Sense of community

Covid-19 is teaching us to care more and count our blessings more. It is also teaching us to go back to the practices of the generation of our parents: to help one another, take care of each other and nurture one another.

Note: This column originally appeared in The Manila Times on October 13, 2020

The generation of my parents had a sense of community. Respected leaders in the community became informal leaders and, later, persons to run to in case of some problems or if one needed assistance. Their generation cleaned their place and their environs. They told us not to wantonly throw our garbage whether it be a candy wrapper, fruit peel or Tetra Pak. It was a generation that disciplined their kids with a stick or a belt. Corporal punishment was not child abuse. It was instilling discipline. We could not watch television while we studied. Meal time was mandatory for all, and cooking was bonding time. It was a generation that experienced the hardships of war and knew how to value resources.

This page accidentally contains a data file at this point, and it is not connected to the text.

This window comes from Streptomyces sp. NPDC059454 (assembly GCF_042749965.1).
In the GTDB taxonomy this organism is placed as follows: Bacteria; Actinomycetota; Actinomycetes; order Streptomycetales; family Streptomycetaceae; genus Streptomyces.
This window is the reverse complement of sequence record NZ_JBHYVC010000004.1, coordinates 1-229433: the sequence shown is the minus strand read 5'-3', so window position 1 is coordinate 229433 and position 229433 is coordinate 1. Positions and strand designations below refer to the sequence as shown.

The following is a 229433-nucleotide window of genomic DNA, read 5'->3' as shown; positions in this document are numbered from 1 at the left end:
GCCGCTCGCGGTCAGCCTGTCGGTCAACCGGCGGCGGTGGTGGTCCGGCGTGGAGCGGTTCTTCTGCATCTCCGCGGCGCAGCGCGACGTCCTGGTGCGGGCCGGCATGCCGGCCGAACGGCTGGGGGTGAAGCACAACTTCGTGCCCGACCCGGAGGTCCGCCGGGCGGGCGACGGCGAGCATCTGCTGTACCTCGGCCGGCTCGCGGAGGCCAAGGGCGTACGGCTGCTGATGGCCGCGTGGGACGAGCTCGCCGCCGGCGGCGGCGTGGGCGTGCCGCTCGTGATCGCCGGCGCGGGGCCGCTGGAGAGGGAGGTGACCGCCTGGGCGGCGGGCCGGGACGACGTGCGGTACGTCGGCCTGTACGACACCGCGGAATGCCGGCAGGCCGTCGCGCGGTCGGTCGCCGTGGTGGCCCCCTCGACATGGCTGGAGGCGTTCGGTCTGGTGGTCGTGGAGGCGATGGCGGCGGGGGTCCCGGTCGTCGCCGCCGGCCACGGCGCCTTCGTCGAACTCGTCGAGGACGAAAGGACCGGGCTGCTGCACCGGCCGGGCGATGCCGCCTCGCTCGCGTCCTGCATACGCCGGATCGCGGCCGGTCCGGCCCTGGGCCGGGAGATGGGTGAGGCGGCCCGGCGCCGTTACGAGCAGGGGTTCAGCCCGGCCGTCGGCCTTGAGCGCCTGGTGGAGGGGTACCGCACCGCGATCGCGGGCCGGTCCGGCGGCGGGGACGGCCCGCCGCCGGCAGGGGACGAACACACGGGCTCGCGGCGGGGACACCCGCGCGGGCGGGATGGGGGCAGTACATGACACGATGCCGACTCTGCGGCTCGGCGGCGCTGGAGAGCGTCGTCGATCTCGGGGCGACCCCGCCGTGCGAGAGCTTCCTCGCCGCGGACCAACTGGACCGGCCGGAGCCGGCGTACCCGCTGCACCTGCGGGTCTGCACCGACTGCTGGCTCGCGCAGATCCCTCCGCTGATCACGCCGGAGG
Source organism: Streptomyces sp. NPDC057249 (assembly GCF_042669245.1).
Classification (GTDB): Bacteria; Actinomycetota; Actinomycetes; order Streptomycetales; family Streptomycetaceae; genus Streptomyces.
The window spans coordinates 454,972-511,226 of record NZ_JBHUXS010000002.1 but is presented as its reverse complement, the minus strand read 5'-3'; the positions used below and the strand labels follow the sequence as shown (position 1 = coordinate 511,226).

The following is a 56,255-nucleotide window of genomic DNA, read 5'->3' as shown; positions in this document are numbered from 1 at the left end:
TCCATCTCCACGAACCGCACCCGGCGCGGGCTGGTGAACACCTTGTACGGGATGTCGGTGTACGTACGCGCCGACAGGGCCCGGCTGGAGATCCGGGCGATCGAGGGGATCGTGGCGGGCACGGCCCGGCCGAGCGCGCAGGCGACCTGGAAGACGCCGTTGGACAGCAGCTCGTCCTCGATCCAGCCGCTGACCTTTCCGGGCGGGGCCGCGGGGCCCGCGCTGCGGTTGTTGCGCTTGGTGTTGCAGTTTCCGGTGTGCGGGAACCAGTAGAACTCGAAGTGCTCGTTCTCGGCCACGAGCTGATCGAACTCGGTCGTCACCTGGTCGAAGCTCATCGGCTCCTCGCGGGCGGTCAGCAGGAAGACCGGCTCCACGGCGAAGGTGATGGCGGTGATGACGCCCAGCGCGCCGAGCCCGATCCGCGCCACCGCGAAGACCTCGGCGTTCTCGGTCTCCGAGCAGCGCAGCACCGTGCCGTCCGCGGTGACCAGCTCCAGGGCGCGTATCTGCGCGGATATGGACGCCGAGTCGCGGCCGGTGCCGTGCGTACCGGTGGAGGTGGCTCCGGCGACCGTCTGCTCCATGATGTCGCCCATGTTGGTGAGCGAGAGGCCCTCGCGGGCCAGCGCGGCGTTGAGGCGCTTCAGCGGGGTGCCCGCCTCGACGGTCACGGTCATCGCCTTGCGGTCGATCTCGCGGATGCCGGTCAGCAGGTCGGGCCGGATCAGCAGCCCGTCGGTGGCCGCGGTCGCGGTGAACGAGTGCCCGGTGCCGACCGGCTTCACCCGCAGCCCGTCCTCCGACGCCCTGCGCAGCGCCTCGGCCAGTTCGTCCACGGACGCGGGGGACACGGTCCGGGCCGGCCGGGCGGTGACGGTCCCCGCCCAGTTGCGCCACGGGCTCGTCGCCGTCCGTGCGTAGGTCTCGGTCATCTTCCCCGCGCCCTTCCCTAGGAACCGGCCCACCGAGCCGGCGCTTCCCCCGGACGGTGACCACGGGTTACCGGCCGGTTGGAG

My generation learned a lot from my parent’s generation. We knew how to be very basic in our life but adjusted to the consumerism that welcomed our professional years. Still, we respected authority, we valued family and we studied to ensure a good future. We learned as we worked, and we didn’t have merely a single employer, knowing when we had learned enough and needed to go to another level as we built a career. My generation is the transition generation to technology. We knew pica and elite referred to typewriters, and Snopake was a liquid eraser, used for errors in typing. In high school, we were taught to sew, to paint and make art in general — a holistic approach to education and learning. Playtime was piko (hopscotch), tumbang preso (can knockdown), patintero (block and catch), taguan (hide and seek) and the like. We were digital immigrants, but were are not stuck to gadgets, apps and screens.

If people have not understood what the new norm is teaching us, let it be clear to all that it is teaching us to take care of our environment, clean our households and communities, and be our own neighborhood watch in order that we help our local government in protecting our families. Covid-19 is teaching us to care more and count our blessings more. It is also teaching us to go back to the practices of the generation of our parents: to help one another, take care of each other and nurture one another.